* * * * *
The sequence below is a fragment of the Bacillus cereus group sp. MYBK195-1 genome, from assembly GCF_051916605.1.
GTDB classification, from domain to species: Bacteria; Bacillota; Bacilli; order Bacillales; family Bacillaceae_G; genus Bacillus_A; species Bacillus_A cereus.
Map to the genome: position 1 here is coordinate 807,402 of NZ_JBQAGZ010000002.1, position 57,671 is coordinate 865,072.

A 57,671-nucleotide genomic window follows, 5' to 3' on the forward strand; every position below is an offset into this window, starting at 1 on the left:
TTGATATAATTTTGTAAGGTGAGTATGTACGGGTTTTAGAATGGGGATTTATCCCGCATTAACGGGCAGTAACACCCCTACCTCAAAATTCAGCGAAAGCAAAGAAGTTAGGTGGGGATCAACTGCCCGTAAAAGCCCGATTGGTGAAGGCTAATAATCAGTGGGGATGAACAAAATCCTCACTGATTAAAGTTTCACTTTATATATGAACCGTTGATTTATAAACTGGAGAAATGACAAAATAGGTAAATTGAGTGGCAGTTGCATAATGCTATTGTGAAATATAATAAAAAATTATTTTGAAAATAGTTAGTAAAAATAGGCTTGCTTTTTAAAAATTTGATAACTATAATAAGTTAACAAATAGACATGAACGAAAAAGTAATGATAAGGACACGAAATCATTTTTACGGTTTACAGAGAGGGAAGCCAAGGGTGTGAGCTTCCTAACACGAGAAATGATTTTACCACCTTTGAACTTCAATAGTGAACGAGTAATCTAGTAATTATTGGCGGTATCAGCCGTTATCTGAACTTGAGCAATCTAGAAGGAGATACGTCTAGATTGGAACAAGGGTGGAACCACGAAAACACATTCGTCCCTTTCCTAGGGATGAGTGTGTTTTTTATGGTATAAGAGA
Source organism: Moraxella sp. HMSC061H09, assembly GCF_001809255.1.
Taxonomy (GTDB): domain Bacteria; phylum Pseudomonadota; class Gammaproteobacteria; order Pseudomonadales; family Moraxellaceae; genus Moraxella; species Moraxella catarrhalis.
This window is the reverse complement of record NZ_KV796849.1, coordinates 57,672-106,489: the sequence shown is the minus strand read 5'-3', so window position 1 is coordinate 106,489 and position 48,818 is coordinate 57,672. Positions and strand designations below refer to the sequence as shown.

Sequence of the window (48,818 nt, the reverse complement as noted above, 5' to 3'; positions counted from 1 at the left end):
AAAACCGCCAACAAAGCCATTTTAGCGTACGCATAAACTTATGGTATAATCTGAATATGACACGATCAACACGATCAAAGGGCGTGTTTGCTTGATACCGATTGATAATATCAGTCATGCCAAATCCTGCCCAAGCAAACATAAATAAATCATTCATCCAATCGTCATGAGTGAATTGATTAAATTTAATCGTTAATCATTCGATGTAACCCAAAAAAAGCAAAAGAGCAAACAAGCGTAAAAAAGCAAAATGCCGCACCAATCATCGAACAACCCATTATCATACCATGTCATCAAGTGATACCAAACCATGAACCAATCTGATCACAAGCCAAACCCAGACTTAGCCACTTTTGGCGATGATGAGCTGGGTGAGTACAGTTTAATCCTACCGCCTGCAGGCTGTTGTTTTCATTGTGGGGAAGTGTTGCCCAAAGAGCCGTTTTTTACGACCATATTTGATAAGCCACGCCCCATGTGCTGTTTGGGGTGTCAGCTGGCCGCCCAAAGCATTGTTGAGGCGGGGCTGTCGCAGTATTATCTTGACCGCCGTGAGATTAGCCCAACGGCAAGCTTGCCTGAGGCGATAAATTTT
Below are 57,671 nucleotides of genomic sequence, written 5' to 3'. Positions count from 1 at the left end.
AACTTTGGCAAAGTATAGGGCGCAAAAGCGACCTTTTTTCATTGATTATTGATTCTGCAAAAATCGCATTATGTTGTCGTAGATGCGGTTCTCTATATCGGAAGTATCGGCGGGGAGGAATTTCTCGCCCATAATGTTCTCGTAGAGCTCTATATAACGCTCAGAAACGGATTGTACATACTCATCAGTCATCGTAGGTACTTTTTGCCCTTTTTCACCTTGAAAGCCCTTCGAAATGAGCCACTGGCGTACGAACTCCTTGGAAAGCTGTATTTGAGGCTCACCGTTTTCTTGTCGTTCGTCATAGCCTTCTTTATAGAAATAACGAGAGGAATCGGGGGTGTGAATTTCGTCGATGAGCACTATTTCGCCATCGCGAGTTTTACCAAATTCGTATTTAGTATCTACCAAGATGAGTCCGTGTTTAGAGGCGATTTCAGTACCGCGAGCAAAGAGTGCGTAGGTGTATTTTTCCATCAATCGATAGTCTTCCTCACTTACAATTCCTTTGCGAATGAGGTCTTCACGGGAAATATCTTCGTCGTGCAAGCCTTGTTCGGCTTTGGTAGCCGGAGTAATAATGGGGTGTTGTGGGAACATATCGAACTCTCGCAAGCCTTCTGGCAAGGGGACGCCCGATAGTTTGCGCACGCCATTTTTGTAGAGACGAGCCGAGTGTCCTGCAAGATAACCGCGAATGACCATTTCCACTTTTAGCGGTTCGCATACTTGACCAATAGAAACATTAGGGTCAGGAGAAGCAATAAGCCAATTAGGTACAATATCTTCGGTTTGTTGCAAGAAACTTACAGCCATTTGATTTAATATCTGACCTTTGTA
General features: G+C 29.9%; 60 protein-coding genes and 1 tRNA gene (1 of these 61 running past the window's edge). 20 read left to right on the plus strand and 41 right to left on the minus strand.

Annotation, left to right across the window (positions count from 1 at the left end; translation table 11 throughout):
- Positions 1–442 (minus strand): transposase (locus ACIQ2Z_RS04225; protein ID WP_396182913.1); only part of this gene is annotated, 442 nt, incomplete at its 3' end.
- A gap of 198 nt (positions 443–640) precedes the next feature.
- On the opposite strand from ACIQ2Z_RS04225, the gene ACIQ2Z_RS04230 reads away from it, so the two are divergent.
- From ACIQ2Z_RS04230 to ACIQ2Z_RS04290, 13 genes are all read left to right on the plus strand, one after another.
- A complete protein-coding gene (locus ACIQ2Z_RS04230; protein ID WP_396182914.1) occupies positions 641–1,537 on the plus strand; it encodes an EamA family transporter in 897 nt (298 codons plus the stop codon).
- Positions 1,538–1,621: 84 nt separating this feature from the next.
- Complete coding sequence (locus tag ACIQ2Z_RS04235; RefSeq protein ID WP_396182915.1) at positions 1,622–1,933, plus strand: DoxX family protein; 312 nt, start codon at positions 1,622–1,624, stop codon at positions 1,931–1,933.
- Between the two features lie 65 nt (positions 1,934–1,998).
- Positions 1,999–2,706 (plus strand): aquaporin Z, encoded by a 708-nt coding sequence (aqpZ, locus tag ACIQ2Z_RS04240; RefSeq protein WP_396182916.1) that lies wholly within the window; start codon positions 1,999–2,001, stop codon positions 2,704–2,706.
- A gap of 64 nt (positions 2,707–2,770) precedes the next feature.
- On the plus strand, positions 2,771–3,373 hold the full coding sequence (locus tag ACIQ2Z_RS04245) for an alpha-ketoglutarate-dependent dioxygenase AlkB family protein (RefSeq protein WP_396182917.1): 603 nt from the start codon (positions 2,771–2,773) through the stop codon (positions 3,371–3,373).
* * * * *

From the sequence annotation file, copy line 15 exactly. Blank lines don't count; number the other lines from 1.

- Positions 1–442 (minus strand): transposase (locus ACIQ2Z_RS04225; protein ID WP_396182913.1); only part of this gene is annotated, 442 nt, incomplete at its 3' end.